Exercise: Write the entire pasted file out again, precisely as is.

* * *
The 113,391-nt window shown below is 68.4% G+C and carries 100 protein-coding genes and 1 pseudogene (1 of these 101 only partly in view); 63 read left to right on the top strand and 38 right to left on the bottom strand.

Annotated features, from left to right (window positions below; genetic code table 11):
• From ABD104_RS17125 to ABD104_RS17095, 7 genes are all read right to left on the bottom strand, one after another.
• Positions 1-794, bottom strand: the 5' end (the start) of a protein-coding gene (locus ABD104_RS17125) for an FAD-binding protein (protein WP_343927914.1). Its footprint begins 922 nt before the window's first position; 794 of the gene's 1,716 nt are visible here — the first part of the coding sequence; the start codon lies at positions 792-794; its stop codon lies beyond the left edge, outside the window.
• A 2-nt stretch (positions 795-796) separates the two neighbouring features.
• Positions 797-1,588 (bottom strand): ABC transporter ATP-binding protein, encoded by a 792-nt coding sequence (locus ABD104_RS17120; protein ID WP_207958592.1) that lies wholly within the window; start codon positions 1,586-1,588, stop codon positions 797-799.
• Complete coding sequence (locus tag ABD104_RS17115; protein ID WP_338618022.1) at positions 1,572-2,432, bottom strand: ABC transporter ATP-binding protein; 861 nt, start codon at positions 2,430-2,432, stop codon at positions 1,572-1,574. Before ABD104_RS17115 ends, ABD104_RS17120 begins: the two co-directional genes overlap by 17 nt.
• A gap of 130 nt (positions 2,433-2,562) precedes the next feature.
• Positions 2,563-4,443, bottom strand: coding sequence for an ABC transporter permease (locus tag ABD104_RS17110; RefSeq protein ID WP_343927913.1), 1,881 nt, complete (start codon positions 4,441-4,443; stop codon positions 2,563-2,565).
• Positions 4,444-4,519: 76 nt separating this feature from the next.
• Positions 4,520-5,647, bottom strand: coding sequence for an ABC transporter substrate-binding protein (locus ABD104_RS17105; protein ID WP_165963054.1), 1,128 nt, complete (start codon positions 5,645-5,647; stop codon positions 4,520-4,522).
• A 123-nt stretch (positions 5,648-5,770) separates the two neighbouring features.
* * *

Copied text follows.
The 113,391-nt window shown below is 68.4% G+C and carries 100 protein-coding genes and 1 pseudogene (1 of these 101 only partly in view); 63 read left to right on the top strand and 38 right to left on the bottom strand.

Annotated features, from left to right (window positions below; genetic code table 11):
• From ABD104_RS17125 to ABD104_RS17095, 7 genes are all read right to left on the bottom strand, one after another.
• Positions 1-794, bottom strand: the 5' end (the start) of a protein-coding gene (locus ABD104_RS17125) for an FAD-binding protein (protein WP_343927914.1). Its footprint begins 922 nt before the window's first position; 794 of the gene's 1,716 nt are visible here — the first part of the coding sequence; the start codon lies at positions 792-794; its stop codon lies beyond the left edge, outside the window.
• A 2-nt stretch (positions 795-796) separates the two neighbouring features.
• Positions 797-1,588 (bottom strand): ABC transporter ATP-binding protein, encoded by a 792-nt coding sequence (locus ABD104_RS17120; protein ID WP_207958592.1) that lies wholly within the window; start codon positions 1,586-1,588, stop codon positions 797-799.
• Complete coding sequence (locus tag ABD104_RS17115; protein ID WP_338618022.1) at positions 1,572-2,432, bottom strand: ABC transporter ATP-binding protein; 861 nt, start codon at positions 2,430-2,432, stop codon at positions 1,572-1,574. Before ABD104_RS17115 ends, ABD104_RS17120 begins: the two co-directional genes overlap by 17 nt.
• A gap of 130 nt (positions 2,433-2,562) precedes the next feature.
• Positions 2,563-4,443, bottom strand: coding sequence for an ABC transporter permease (locus tag ABD104_RS17110; RefSeq protein ID WP_343927913.1), 1,881 nt, complete (start codon positions 4,441-4,443; stop codon positions 2,563-2,565).
• Positions 4,444-4,519: 76 nt separating this feature from the next.
• Positions 4,520-5,647, bottom strand: coding sequence for an ABC transporter substrate-binding protein (locus ABD104_RS17105; protein ID WP_165963054.1), 1,128 nt, complete (start codon positions 5,645-5,647; stop codon positions 4,520-4,522).
• A 123-nt stretch (positions 5,648-5,770) separates the two neighbouring features.